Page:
Anwar lost credibility over a sex video of his seeming intra-party rival, Mohamed Azmin Ali, allegedly in a homosexual embrace. The Inspector General of Police Abdul Hamid Bador said publicly that the leader of a political party wanted to bring down Azmin with the video clip, hinting that Anwar was behind it. The issue split Anwar’s party, which he has been unable to mend. There are rumors of an impending exit from PKR of 15 MPs to form their own party. Anwar’s own daughter quit all party positions in anger over political machinations and it’s rumored that he no longer lives with his wife. Anwar has become isolated both politically and personally.

Anwar’s next litmus test might be a by-election in the southern state of Johor where the sitting member of Mahathir’s Parti Pribumi Bersatu, Md Farid Md Rafik, died suddenly a heart attack. The seat will be very difficult to win, as the combined vote of the United Malays National Organization and Parti Islam se-Malaysia, or PAS  was 2,000 more than Pakatan polled in the seat last general election.  Now the two parties have made a formal alliance against a ruling coalition that is flailing on several levels.  The by-election may well decide who should be the best prime minister to lead the campaign in the next general election.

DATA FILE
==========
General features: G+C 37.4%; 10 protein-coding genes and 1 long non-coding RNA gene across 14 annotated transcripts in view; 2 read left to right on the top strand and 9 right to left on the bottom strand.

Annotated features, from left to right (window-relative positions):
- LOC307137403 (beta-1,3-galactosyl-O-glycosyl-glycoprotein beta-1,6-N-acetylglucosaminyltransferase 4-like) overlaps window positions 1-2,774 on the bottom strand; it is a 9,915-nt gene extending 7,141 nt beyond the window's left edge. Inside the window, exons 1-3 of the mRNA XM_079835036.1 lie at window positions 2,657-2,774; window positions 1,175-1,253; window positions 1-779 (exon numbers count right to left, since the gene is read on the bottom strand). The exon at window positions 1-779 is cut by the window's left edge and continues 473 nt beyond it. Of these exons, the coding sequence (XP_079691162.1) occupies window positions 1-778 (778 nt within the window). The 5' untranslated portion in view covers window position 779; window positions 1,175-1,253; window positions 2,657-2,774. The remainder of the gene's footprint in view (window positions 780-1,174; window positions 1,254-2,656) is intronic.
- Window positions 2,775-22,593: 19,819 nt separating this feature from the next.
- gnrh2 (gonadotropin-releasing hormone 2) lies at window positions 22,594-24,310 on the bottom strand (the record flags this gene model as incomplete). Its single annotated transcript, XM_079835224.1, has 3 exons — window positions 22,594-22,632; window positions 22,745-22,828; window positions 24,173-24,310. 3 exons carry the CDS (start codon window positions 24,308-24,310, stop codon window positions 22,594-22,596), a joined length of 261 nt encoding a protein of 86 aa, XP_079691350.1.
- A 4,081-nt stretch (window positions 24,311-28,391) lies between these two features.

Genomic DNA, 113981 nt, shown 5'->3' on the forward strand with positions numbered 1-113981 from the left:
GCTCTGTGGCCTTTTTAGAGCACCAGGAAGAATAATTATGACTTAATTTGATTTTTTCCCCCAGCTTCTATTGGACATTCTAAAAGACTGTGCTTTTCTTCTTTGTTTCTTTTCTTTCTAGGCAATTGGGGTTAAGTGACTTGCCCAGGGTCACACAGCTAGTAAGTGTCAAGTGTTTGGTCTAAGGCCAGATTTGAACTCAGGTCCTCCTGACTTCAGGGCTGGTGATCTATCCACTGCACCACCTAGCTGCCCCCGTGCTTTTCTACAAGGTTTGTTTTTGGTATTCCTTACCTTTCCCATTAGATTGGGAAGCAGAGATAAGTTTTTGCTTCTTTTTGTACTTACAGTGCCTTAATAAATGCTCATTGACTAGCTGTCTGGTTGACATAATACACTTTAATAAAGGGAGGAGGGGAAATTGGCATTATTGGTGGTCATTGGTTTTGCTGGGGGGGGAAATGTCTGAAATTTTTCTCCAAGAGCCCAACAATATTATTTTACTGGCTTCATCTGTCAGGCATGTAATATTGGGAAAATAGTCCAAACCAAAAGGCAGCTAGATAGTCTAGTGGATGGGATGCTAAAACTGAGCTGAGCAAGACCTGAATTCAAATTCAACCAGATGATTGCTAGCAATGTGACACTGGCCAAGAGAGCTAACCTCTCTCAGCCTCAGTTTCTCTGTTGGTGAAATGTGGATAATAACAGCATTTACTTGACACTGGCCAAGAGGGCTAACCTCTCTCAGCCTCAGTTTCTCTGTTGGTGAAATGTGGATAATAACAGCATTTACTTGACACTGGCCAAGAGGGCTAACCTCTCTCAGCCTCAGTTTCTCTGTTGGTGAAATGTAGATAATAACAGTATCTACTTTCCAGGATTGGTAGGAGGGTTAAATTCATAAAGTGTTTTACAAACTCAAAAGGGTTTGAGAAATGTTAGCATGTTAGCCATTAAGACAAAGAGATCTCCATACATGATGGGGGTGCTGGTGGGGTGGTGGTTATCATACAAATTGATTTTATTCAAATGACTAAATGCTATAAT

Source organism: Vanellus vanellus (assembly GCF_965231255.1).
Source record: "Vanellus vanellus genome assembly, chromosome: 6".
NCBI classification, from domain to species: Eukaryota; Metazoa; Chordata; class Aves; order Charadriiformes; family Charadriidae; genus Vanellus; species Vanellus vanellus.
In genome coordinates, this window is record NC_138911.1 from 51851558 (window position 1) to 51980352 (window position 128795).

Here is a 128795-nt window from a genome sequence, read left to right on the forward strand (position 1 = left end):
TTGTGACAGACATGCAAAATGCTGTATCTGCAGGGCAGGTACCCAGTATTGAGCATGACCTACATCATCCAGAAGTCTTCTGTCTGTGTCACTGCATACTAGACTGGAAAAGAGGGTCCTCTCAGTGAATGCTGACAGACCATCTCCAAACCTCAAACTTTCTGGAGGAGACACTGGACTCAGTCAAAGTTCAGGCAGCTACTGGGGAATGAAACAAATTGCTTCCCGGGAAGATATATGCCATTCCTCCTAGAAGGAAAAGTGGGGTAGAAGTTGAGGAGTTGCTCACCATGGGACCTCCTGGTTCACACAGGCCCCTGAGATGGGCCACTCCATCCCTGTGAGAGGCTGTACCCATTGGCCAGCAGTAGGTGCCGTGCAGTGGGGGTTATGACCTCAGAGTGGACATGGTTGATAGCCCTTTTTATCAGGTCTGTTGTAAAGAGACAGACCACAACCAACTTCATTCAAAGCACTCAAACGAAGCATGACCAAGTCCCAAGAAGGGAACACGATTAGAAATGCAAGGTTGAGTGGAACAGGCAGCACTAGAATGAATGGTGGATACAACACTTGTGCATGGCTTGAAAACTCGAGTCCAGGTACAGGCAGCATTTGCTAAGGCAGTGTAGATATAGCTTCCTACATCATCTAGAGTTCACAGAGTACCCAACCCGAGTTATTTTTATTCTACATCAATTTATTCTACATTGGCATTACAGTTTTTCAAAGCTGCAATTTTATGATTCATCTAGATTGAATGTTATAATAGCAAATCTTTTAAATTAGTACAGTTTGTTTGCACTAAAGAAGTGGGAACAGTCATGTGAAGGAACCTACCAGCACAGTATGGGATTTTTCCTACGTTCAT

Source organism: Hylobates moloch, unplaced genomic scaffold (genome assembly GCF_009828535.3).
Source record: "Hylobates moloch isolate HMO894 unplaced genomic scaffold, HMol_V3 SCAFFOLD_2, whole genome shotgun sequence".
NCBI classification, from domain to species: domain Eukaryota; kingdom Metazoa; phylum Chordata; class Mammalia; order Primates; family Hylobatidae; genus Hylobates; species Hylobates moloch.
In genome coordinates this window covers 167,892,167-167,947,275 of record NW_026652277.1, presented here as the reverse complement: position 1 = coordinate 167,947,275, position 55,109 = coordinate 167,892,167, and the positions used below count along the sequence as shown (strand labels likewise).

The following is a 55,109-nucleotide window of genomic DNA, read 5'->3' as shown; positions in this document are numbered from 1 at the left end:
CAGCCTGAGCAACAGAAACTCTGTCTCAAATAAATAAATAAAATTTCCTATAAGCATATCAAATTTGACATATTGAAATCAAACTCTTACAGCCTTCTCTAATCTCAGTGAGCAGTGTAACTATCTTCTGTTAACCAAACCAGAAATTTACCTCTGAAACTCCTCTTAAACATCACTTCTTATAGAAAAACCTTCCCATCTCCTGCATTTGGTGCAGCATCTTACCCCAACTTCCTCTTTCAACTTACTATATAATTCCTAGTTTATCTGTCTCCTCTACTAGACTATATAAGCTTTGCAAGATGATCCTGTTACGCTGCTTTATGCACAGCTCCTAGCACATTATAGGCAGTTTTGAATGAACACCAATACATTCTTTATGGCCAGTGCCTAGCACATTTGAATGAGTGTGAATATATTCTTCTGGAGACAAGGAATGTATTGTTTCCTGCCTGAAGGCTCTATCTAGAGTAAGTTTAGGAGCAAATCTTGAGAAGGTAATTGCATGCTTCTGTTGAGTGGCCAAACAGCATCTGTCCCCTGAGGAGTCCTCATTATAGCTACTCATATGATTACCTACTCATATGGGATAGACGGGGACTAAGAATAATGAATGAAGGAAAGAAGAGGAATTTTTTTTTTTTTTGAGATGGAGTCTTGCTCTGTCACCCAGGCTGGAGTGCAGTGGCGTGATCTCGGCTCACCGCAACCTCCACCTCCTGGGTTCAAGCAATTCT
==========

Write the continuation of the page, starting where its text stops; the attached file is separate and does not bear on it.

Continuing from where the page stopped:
Anwar appears to be a chameleon. He has been caught saying different things to different audiences on the same subject. He is a pragmatist rather than an ideologue or visionary on matters of policy. Criticism has been laid on Pakatan’s last election manifesto as being irresponsible. Eliminating the deeply unpopular 6 percent goods and services tax, for instance, without replacing it with some other revenue source for example has put government finances under deep stress. Anwar was a staunch promoter of crony-capitalism in the 1990s when he was deputy prime minister and came under great criticism for his handling of the Asian Financial Crisis in 1996.